In this study, by means of immunoprecipitation and Mass Spectrometry analysis, we aimed to identify novel MDM2-p53 pathway regulator and found a previously undefined MDM2 and p53 associated protein myosin Light Chain 6B (MYL6B), also known as MLC1SA. Myosin is a superfamily of proteins that bind to actin and act as molecular motor under the energy of ATP hydrolysis. Most myosin holoenzymes are composed of heavy chains and light chains, including essential light chain (ELC) and regulatory light chain (RLC). MYL6B is an essential light chain for non-muscle Myosin II (NMII) that involves in the control of cell adhesion, cell migration and tissue architecture, cargo transport and endocytosis [913]. But, in this study we found that MYL6B could bind both MDM2 and p53 protein, accelerate the p53 degradation and promote HCC development.

Methods

Tissue samples and cell lines

All HCC cancer tissues and adjacent non-cancerous tissues were obtained from patients who underwent surgery at the affiliated hospital of Guilin Medical University (Guilin cohort). Written informed consent was obtained from all patients in this study. The hepatocellular carcinoma cell line Huh7 (ATCC CCL-185), SK-HEP-1 (ATCC HTB-52) and the kidney carcinoma cell line HEK293T (ATCC CRL-1573) were maintained in Dulbecco’s modified Eagle medium (DMEM) supplemented with 10% fetal bovine serum (Life Technologies, Carlsbad, CA).

RNA sequencing data of HCC tissues

RNA Sequencing (RNA-seq) data of liver hepatocellular carcinoma (LIHC) in the Cancer Genome Atlas (TCGA) project [14] were obtained from the UCSC cancer browser [15]. The RNA-seq of 417 HCC tumor tissues and 50 paired adjacent non-tumor tissues (TCGA cohort) were performed using an Illumina HiSeq 2000 RNA Sequencing platform.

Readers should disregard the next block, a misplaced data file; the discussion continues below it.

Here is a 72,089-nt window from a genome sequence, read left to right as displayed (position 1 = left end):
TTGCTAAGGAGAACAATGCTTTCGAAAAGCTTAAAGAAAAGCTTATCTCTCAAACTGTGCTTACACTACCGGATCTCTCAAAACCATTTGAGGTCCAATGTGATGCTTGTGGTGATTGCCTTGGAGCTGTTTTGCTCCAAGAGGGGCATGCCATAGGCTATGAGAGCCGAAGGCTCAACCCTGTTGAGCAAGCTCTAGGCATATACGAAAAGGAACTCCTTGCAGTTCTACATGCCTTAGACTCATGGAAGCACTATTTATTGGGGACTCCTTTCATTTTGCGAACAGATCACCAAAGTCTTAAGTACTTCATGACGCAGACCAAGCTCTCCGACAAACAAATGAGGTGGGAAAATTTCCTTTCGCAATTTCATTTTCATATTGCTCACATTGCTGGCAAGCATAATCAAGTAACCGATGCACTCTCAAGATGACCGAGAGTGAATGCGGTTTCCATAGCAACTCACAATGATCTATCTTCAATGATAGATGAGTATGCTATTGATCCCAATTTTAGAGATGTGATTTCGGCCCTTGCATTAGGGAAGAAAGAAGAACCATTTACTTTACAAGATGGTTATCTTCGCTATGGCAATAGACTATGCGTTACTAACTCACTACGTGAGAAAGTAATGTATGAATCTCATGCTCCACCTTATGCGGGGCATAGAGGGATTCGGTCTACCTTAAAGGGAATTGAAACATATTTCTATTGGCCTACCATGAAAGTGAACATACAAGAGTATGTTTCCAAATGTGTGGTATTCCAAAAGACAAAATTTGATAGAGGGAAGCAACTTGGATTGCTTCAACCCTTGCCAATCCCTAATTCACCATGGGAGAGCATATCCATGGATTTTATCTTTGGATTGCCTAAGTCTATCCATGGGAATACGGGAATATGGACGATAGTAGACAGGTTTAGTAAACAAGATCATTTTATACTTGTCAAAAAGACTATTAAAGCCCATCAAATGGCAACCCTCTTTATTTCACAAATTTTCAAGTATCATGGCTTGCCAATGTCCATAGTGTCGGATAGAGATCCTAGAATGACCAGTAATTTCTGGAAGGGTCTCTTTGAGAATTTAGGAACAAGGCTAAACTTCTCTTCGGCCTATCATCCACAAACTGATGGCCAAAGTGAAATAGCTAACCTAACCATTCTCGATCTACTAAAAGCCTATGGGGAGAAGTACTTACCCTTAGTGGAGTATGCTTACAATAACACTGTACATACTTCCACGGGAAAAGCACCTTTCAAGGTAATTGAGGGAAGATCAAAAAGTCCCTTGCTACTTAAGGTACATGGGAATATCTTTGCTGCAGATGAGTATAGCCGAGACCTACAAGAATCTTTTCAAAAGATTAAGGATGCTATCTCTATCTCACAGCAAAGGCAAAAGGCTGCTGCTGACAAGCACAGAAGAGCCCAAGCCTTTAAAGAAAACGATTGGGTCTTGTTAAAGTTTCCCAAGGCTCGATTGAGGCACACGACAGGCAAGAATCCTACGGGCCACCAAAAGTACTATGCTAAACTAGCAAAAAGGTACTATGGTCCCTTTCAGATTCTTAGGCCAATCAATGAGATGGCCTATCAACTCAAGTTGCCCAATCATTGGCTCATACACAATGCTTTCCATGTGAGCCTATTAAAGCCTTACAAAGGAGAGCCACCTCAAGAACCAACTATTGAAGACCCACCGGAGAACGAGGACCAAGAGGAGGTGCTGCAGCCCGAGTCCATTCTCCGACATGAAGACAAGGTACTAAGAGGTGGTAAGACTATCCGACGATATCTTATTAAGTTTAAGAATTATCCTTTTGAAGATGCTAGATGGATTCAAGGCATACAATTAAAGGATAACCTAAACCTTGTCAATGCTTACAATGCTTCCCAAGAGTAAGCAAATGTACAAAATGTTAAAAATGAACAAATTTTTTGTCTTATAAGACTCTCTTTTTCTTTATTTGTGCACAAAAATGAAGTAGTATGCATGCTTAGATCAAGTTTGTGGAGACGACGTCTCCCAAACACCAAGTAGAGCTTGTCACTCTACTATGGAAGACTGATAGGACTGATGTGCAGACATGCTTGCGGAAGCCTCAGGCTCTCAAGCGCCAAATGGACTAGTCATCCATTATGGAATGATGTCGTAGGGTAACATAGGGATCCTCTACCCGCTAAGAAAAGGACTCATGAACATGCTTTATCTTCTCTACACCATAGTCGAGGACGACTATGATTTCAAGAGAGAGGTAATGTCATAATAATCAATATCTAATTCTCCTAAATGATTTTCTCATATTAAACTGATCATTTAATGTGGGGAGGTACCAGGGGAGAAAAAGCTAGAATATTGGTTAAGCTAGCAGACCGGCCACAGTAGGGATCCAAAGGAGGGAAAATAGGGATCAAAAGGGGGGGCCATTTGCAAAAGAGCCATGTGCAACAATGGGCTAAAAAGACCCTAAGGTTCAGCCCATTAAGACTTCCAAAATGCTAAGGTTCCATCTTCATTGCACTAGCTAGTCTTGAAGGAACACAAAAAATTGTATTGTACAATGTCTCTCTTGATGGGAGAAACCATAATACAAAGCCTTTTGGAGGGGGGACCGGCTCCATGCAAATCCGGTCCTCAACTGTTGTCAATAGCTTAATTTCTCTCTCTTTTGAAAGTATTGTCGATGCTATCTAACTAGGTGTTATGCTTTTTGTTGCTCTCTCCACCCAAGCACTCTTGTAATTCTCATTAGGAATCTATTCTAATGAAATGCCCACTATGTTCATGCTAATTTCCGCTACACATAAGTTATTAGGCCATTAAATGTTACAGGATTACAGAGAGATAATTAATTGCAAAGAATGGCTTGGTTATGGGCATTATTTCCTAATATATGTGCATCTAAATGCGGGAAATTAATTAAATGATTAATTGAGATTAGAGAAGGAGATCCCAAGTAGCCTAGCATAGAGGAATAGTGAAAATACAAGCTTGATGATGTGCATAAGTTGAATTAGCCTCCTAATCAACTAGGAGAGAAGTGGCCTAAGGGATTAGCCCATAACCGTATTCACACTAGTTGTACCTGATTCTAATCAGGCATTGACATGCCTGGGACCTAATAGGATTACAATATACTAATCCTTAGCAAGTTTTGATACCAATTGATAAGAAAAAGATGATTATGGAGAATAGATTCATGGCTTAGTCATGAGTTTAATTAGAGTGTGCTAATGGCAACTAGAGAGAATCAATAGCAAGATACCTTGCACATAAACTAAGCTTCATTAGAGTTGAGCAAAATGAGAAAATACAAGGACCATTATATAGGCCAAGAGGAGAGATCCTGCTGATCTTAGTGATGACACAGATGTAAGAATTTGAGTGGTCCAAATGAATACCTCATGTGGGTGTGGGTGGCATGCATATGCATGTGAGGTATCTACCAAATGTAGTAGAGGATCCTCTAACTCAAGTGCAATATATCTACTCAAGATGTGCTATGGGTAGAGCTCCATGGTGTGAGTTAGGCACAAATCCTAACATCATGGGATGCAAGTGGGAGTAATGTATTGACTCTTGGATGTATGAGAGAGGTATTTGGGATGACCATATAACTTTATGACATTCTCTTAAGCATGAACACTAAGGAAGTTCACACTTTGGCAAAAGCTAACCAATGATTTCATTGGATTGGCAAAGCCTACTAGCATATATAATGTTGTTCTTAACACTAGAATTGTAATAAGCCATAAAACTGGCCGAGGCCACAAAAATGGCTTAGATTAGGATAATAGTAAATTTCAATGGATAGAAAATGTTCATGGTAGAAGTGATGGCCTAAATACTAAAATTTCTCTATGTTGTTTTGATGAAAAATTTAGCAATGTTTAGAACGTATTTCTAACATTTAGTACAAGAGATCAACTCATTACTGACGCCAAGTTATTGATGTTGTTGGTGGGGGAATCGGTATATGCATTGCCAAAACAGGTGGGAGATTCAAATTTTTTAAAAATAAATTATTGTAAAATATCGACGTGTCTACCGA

Quantitative real-time PCR

Total RNA was extracted using TRIzol Reagent (Invitrogen, USA), and 1 μg of total RNA was transcribed to cDNA using SuperScript III Reverse Transcriptase (Invitrogen, USA) according to the manufacturer’s instructions. Quantitative real time PCR (qPCR) amplification was performed in triplicate 20-μl reactions containing 0.5 μl RT product and 0.5 μM gene-specific forward and reverse primers with a LightCycler480 Instrument (Roche Diagnostic Ltd., Mannheim, Germany). The sequences of the primers used were as follows: MYL6B, 5′- GAGCCTCCAGTCGATCTCTC-3’and 5’-GCAGGAAAGTCTCAAAGTCCAC-3′; and GAPDH, 5′- CCACATCGCTCAGACACCAT -3′ and 5′- GGCAACAATATCCACTTTACCAGAGT-3′. The thermal profile consisted of 1 cycle at 95 °C for 10 min followed by 45 cycles of 15 s denaturation at 95 °C, 15 s annealing at 55 °C, and 15 s extension at 72 °C. Data was analyzed with the LightCycler 480 software (Roche), determining the threshold cycle (Ct) by the second derivative max method. Relative MYL6B mRNA expression was calculated using the ΔΔ Ct after normalization to the mRNA expression level of GAPDH.

Plasmids and antibodies